The original script by Eric R. Jensen and Austinn Jensen, created to capitalize on the success of last year’s original Star Ward parody, does not provide the heroic opportunities for character Reyla that one might expect, nor did it tax the abilities Stevens appears to have at her command. Brimming with jokes, the script also includes some fun with tongue twisters, pop music and the longest set up to a punch line that I have ever heard. As the set up progressed, I found myself thoroughly entertained by trying to anticipate the punchline, as I assume Jensen and Jensen intended. They let the audience in on the expectation of the joke, knowing full well that they’ve been clever enough to craft a punch line you won’t guess until it lands. There is a delight in this that is unusual to theatre but fits with OBT. The puns are perhaps the most universally accessible pieces of verbal comedy, and while they don’t all get audible laughs, I found myself smiling as I groaned, an acknowledgment of the wit required to craft that kind of wordplay. The running gags were fun but didn’t always build to end on the strongest joke in the string. Still, the script has a solid comedic rhythm and the cast knows how to capitalize on most of that momentum. Prop designers Eric R. Jensen, Clint Lehmberg, and Rob Reins employed their craft in service of some of my favorite moments of the show. The tie-fighter jokes, parachute entrances, and droid videos are clever pieces of prop comedy that play particularly well.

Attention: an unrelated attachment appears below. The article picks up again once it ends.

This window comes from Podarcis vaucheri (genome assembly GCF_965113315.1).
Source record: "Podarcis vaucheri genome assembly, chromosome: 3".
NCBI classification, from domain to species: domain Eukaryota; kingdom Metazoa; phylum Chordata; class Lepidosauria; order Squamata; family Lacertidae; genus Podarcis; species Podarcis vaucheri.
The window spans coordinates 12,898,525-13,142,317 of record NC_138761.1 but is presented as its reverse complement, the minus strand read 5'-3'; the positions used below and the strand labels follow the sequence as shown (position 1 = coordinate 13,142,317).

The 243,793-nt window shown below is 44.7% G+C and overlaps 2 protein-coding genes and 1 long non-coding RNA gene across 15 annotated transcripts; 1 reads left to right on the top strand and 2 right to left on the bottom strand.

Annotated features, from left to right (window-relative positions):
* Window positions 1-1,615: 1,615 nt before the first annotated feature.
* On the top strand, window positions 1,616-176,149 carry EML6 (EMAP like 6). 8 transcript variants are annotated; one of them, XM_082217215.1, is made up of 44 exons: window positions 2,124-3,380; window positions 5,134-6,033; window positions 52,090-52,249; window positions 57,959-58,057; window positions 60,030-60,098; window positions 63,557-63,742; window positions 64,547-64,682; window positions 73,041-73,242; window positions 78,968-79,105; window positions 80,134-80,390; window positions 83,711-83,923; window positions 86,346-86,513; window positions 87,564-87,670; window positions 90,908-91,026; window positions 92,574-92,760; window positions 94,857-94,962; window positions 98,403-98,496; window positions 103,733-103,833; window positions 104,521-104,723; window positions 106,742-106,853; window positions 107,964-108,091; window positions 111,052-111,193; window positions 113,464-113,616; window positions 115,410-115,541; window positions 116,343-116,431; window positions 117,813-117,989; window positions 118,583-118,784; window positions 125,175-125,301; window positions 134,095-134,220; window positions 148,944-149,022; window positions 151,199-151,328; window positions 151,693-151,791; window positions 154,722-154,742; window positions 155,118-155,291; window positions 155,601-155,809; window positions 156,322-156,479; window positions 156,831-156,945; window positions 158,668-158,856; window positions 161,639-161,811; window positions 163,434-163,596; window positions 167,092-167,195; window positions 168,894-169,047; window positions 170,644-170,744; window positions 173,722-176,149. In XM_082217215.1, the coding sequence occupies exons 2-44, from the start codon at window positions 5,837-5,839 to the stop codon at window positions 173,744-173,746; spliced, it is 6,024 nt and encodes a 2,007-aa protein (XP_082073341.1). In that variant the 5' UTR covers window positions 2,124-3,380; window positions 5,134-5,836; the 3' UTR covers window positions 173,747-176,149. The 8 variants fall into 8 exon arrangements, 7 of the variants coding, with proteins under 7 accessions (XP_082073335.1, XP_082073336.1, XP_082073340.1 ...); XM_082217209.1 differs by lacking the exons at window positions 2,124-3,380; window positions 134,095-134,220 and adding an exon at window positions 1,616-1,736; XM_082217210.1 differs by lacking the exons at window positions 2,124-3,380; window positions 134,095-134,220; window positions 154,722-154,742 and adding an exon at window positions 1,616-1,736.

With an old space, a small production, and an exceptionally affordable ticket price don’t expect spectacle or high-tech bells and whistles; but, that is precisely part of the charm. OBT Director Chase Dickerson knows how to use the set limitations to comedic advantage. Some of my favorite moments of the show occurred when OBT pulled its own kind of special effects. There are very funny jokes with perspective and scale performed by Larsen in Act Two, and the planet destruction is enjoyable because it is low-tech. Spaceship fights in both acts are simple yet effective. Scene changes take long but there is an enjoyable laser lighting effect that continually tosses the audience back into the galaxy. The set design has a cartoonish quality with a few tech touches. The lighting is mostly unobtrusive but gets a little playful for a few musical numbers.